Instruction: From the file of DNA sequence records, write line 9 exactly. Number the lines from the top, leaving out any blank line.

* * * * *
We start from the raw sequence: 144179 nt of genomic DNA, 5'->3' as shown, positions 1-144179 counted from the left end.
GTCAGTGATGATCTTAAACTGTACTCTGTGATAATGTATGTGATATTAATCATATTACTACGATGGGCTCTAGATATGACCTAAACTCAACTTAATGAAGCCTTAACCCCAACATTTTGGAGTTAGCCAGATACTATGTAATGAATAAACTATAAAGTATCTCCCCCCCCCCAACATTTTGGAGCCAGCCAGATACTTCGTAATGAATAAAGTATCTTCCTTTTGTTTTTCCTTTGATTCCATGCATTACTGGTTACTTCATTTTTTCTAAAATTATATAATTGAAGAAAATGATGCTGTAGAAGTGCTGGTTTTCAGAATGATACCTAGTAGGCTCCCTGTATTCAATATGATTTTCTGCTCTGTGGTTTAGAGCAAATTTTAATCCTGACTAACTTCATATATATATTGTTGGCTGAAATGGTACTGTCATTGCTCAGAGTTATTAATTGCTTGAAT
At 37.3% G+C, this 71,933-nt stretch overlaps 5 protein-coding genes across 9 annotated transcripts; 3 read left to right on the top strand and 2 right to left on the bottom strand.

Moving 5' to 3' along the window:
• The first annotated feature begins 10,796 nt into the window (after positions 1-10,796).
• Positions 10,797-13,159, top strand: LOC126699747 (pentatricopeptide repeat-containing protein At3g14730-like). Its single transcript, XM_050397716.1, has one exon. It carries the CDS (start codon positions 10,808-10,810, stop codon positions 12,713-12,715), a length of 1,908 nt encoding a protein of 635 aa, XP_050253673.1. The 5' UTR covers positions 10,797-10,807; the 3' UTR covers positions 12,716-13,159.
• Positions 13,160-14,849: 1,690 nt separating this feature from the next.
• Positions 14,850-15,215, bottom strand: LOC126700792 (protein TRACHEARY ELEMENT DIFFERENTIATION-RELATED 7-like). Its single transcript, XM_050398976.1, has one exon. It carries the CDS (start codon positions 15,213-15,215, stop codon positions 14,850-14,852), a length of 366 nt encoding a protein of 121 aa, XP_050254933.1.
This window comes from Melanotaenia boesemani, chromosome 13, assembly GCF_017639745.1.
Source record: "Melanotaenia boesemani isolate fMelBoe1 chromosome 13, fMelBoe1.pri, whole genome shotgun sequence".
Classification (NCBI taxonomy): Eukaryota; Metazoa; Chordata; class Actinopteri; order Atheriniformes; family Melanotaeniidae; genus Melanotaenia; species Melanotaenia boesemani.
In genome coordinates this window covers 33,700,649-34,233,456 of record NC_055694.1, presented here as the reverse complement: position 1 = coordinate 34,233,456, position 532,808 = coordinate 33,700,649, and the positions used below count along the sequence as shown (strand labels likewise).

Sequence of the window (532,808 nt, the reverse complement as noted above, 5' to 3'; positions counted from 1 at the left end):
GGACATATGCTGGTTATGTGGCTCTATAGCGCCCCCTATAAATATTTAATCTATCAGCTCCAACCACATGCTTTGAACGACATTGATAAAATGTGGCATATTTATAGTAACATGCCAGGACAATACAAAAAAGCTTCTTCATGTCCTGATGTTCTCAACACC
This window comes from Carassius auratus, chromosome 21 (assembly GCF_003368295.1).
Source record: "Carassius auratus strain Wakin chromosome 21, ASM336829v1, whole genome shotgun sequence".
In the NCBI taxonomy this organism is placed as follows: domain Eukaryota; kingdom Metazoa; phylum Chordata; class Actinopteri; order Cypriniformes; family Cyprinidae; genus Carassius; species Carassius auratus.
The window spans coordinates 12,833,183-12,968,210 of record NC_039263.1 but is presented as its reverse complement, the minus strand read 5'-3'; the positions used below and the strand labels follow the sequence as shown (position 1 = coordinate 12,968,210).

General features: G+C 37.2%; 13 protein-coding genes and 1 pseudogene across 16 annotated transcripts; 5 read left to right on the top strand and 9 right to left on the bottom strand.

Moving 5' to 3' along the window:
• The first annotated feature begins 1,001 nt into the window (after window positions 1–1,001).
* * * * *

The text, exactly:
This window comes from Melanotaenia boesemani, chromosome 13, assembly GCF_017639745.1.